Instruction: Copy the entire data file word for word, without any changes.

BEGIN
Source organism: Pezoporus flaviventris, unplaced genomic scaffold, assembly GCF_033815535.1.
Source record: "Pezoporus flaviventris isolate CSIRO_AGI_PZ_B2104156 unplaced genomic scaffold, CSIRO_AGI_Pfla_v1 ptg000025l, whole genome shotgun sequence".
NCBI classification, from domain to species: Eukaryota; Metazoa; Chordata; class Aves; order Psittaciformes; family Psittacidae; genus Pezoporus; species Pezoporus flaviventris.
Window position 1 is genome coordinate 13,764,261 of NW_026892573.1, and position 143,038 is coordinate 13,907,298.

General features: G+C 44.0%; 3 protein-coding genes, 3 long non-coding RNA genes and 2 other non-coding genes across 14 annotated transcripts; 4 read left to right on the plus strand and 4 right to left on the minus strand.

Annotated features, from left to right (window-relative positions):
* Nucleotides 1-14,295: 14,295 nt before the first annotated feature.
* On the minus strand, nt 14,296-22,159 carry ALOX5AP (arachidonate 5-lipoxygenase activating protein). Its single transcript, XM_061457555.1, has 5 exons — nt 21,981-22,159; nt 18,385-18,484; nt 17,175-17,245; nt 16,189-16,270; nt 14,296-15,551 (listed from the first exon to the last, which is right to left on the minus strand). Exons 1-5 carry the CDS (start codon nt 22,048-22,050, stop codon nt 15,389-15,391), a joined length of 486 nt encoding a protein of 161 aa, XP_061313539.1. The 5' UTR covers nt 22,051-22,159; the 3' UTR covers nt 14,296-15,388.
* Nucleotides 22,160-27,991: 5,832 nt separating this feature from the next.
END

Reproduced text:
Source organism: Pezoporus flaviventris, unplaced genomic scaffold, assembly GCF_033815535.1.
Source record: "Pezoporus flaviventris isolate CSIRO_AGI_PZ_B2104156 unplaced genomic scaffold, CSIRO_AGI_Pfla_v1 ptg000025l, whole genome shotgun sequence".
NCBI classification, from domain to species: Eukaryota; Metazoa; Chordata; class Aves; order Psittaciformes; family Psittacidae; genus Pezoporus; species Pezoporus flaviventris.
Window position 1 is genome coordinate 13,764,261 of NW_026892573.1, and position 143,038 is coordinate 13,907,298.

General features: G+C 44.0%; 3 protein-coding genes, 3 long non-coding RNA genes and 2 other non-coding genes across 14 annotated transcripts; 4 read left to right on the plus strand and 4 right to left on the minus strand.

Annotated features, from left to right (window-relative positions):
* Nucleotides 1-14,295: 14,295 nt before the first annotated feature.
* On the minus strand, nt 14,296-22,159 carry ALOX5AP (arachidonate 5-lipoxygenase activating protein). Its single transcript, XM_061457555.1, has 5 exons — nt 21,981-22,159; nt 18,385-18,484; nt 17,175-17,245; nt 16,189-16,270; nt 14,296-15,551 (listed from the first exon to the last, which is right to left on the minus strand). Exons 1-5 carry the CDS (start codon nt 22,048-22,050, stop codon nt 15,389-15,391), a joined length of 486 nt encoding a protein of 161 aa, XP_061313539.1. The 5' UTR covers nt 22,051-22,159; the 3' UTR covers nt 14,296-15,388.
* Nucleotides 22,160-27,991: 5,832 nt separating this feature from the next.